Do not put your hands over a hot vent when coming in from the cold (house heater or car vent etc).
In the above situations, sudden heat applied to an opal can quickly remove the water content and crack the stone.

Temperature Extremes

Some gemstones can tolerate extreme temperatures and are uneffected by the heat applied, during jewellery repairs.
It is advisable to positively identify a stone before any repair work is carried out. Mistaken identity may prove expensive.

Strong Heat & Light

The colour, or colour intensity, of some gemstones does not remain stable after heat-treatment or irradiation. The treatment may be affected by high temperatures, strong light or both. Some natural stones also fade under these conditions.

To avoid this happening, try not to wear jewellery at the beach, when in strong sunlight or when swimming.
If working under strong artificial light, shade the gemstone or remove the jewellery.  

Insure your jewellery

Keep your policies up-to-date and be aware of increases in market value.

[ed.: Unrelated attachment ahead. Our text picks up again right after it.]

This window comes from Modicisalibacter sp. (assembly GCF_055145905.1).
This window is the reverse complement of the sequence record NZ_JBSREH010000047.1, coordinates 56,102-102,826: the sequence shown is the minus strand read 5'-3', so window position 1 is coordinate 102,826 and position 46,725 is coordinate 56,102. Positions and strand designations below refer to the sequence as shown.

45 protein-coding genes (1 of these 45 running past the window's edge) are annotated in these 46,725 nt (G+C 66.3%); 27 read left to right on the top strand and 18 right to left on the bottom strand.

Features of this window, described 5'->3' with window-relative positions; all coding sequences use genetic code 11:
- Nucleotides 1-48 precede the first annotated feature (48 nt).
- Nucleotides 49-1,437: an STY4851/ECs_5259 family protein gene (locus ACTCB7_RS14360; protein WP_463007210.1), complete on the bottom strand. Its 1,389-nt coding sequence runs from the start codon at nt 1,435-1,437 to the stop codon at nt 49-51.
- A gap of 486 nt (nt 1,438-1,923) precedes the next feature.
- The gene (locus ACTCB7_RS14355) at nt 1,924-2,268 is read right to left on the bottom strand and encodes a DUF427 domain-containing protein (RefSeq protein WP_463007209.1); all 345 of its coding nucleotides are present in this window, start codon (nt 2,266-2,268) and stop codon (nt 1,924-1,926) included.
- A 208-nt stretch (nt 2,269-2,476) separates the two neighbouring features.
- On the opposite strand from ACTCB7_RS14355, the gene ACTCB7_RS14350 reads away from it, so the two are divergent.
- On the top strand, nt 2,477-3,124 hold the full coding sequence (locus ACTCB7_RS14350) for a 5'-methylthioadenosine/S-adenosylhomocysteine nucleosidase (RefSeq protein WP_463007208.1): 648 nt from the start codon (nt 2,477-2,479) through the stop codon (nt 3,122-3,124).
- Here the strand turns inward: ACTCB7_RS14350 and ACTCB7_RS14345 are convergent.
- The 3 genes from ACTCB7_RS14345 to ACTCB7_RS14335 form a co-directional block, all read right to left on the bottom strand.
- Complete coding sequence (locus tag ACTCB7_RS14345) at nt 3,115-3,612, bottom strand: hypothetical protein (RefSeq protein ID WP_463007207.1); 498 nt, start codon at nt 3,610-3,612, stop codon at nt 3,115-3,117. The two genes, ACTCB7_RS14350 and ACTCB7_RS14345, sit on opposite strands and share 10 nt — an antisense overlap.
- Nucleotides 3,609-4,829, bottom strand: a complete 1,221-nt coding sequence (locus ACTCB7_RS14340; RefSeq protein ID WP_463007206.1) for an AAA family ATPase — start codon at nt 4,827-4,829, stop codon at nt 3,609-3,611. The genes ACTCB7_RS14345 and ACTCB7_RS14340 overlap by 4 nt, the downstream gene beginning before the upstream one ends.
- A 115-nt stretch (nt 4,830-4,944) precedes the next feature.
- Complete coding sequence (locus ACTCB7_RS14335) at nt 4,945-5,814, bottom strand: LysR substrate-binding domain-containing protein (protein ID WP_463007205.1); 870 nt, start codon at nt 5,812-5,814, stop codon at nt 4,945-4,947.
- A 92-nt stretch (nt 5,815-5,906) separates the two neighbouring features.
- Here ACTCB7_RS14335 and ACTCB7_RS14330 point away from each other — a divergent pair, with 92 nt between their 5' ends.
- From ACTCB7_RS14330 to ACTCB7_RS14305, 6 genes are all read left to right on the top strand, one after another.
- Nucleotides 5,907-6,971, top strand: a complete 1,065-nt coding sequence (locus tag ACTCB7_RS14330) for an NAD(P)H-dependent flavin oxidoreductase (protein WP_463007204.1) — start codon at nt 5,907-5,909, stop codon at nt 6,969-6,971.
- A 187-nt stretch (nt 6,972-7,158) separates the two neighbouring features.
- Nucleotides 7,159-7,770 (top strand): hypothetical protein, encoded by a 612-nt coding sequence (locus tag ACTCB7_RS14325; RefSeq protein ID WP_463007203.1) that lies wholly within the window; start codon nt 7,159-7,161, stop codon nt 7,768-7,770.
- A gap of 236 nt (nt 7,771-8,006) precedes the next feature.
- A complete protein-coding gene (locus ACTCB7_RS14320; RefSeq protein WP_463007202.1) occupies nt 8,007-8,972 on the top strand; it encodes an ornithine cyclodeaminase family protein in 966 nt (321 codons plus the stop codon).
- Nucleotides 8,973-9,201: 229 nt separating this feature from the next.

Records of your jewellery should include photographs, weights, measurements and purchase information.

Be aware of enhancements

It is important to know if a gemstone has been treated to enhance its appearance. If unsure, check out the treatments that are typically applied to the gemstone in question, and take the appropriate precautions for those enhancements. See 'Gemstone Treatments' below.

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Gemstone Treatments


Most gemstones on the market today have been treated in some way. If they were'nt there would be few gemstones available on the market. Often the treatment finishes off what nature started, by applying the heat and/or radiation that was terminated pre-maturely during the stones natural creation.

An awareness of treatments is required to protect the enhancement from degradation. Applying the correct care method will ensure this.

Heat-treatment

This is the most common form of treatment carried out to enhance a gemstone. Heat treatment may change or intensify the colour and/or reduce the visibility of inclusions to improve the clarity. Some gemstones are heated to create inclusions to authenticate their appearance.